A major 14 part television series in which art historian Tim Marlow takes a fresh look at the most important artworks of some of the greatest artists in history. Shot on location in over 50 galleries, museums, churches and palaces throughout Europe and the United States, this series is a comprehensive survey of the history of Western art. Both intelligent and informative, the series aims to provide an uncomplicated and accessible analysis of the works and artists featured including Giotto, Michelangelo and Raphael
Professor Aubrey Manning embarks on a series of journeys in which he tries to solve mysteries hidden in the landscape of the British Isles. Unpicking clues in the geology, natural history, and archaeology, Aubrey reveals how the land has come to look the way it does. Episode 2 Figures In The Chalk – Aubrey travels to the Chalk Hills of England to unravel the origins of the enigmatic chalk figures such as the Long Man of Wilmington and the Cerne Abbas Giant in Dorset. The age of these chalk figures has never been fully established and Aubrey, alongside a team of archaeologists from Reading University, come up with a remarkable new discovery.
The period of over 125 years from the beginning of the 19th century saw the creation of some of the world’s most remarkable feats of engineering. Seven of the most notable are described here, each one proving that human creativity is as much alive in the modern world as it was in ancient times. Episode 4 The Sewer King – In the summer of 1858 London was in the grip of a crisis known as the Great Stink. The population had grown rapidly during the first half of the 19th century, yet there had been no provision for sanitation. Three epidemics of cholera had swept through the city, leaving over 30,000 people dead. And sewage was everywhere.
This series of programs consists of 16 episodes which profile 16 evil men and women throughout history who have used their power to torture, kill, maim and eradicate millions of people. Attila The Hun – Attila was Khan of the Huns. He is remembered as the epitome of cruelty and rapacity. He passed unhindered through Austria and Germany, across the Rhine into Gaul, plundering and devastating all in his path with a ferocity unparalleled in the records of barbarian invasions and compelling those he overcame to augment his mighty army.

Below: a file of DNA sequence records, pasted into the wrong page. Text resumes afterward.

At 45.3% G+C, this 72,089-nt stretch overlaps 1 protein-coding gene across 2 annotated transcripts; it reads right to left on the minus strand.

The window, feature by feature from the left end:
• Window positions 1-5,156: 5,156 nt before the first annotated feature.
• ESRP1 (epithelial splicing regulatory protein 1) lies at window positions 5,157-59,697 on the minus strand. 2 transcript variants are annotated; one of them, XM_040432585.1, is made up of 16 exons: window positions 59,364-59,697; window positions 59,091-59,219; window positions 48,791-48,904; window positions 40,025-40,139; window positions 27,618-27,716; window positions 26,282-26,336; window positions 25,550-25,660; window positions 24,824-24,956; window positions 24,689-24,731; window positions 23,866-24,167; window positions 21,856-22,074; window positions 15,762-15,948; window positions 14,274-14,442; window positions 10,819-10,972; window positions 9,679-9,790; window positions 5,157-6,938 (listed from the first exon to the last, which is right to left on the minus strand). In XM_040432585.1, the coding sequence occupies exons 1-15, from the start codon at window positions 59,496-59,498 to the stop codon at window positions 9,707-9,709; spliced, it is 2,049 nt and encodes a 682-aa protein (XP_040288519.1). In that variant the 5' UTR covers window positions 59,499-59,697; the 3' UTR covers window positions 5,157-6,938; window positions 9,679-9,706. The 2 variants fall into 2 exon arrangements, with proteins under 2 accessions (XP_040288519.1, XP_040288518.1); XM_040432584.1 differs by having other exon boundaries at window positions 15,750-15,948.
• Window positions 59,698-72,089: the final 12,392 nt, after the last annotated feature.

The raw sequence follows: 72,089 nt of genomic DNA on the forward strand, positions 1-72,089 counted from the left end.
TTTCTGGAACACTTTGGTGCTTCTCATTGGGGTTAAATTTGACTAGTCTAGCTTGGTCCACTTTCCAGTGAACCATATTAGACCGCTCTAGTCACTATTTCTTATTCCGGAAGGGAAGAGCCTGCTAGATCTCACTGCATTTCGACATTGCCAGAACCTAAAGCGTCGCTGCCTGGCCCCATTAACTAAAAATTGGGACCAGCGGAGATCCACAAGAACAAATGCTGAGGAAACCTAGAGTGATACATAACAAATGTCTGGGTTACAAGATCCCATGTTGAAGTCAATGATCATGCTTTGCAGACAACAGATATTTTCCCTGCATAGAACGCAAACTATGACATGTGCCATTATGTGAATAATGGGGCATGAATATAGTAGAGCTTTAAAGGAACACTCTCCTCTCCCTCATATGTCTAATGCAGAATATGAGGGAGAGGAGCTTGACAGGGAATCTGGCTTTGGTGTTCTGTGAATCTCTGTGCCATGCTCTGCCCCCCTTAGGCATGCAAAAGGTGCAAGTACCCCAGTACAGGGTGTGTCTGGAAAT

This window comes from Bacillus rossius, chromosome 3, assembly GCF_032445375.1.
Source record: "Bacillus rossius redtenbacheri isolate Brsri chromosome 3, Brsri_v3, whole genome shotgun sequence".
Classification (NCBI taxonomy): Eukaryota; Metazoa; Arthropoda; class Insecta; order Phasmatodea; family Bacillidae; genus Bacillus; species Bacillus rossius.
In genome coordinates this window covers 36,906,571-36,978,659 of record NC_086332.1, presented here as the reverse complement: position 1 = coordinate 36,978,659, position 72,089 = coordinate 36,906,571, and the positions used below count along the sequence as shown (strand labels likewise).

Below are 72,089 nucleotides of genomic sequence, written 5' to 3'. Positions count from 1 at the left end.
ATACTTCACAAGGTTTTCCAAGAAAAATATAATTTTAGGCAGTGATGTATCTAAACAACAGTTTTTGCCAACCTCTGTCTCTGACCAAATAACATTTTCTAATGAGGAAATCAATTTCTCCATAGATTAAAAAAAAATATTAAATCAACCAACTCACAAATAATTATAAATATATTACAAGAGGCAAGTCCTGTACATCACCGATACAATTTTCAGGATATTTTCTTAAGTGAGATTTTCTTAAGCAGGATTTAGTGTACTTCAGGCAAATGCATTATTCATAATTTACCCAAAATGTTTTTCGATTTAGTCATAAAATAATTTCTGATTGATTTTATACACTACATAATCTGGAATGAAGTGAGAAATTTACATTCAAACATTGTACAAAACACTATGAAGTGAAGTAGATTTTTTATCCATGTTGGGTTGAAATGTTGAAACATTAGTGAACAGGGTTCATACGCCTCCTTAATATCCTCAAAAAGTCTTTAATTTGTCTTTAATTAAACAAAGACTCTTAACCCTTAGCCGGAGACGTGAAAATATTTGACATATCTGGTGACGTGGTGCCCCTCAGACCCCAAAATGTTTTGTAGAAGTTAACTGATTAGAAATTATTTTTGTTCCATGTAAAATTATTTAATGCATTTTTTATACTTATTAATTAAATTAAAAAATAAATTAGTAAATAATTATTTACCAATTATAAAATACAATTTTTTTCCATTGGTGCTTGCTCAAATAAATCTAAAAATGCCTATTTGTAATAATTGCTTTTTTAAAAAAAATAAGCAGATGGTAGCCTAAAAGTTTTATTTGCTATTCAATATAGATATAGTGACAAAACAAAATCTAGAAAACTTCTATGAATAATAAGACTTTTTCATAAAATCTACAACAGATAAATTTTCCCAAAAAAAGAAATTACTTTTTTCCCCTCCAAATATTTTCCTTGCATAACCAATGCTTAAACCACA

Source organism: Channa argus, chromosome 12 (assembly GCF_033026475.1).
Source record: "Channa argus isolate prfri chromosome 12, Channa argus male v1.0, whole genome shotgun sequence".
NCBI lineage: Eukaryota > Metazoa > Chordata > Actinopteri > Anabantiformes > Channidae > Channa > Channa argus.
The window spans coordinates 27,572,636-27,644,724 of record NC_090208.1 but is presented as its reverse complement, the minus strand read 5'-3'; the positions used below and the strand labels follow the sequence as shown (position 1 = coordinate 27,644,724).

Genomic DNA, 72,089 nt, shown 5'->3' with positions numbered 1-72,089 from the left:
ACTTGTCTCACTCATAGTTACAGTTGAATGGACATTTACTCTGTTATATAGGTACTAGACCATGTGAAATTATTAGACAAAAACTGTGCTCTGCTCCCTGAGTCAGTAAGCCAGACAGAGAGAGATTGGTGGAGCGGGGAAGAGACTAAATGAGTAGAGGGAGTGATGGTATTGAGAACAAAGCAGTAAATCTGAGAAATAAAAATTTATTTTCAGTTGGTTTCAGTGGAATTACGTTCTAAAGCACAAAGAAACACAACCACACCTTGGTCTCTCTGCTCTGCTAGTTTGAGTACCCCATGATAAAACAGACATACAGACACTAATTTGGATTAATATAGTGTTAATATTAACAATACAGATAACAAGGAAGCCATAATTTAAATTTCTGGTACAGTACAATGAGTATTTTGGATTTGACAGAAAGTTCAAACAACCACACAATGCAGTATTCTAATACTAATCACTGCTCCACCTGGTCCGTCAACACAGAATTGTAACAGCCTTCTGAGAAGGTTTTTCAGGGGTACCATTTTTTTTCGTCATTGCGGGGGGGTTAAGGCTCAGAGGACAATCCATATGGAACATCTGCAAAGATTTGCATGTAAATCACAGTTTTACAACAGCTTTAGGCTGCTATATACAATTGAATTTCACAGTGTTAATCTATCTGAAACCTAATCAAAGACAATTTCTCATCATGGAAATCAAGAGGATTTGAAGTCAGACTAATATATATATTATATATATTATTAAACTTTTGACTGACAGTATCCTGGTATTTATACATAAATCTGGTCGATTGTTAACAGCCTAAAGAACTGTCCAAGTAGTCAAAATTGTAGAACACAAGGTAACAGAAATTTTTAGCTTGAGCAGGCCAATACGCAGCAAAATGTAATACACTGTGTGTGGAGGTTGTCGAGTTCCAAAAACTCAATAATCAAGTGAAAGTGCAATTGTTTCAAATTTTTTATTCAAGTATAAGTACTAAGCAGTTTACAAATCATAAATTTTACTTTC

This is where it all began, Adam Hart-Davis first foray, directly inspired by the Monty Python sequence from “The Life of Brian”, where the People’s Front of Judea discuss “What have the Romans done for us?”, into how the foundations of modern society were laid by the surprising cultural and technological achievements of the Roman empires. This is the first series of “What The … Did For Us” hosted by Adam Hart-Davis. Episode 5 Edge of Empire – Hart-Davis visits Hadrian’s Wall and demonstrates how communications were the key to the success of the Roman military machine. Hadrian’s Wall marked the northern boundary of the Roman Empire, and had defensive features such as milecastles and forts such as Housesteads. At supply depots such as Arbeia, Romans baked bread in open fires. The remains of a Roman fort and settlement, with full-scale reconstructed buildings and an excellent museum. Excavations are in progress. Many documents have been discovered at Vindolanda fort, such as postcards made out of thin wood veneer.
Executioner Pierrepoint reveals for the first time ever on TV the exact number of people Albert executed and talks of a previously unknown visit to the grave of Ruth Ellis, who he hanged in 1955 for the murder of her boyfriend. Just what was going through his mind after so many years in this macabre profession?
A tsunami in the Bristol Channel could have caused the deaths of up to 2,000 people in one of Britain’s greatest natural disasters, experts have said. For centuries, it has been thought that the great flood of January 1607 was caused by high tides and severe storms. Two experts have argued a tsunami could have caused the devastation. Eyewitness accounts of the disaster, published in six different pamphlets of the time, told of “huge and mighty hills of water” advancing at a speed “faster than a greyhound can run” and only receding 10 days later. Dr Roger Musson, head of seismic hazards at the British Geological Survey, said there were other examples of earthquakes in the area caused by an ancient fault off south west Ireland. One magnitude 4.5 earthquake was recorded there on 8 February 1980. “The idea of putting a large historical earthquake in this spot is not so fanciful,” he said. “We know from seismological evidence, that we have actually had an earthquake here, so there is a fault and it is moving, it is active.” Other UK tsunamis include a 70 feet high wave that hit Scotland 7,000 years ago, following a massive landslip in Norway.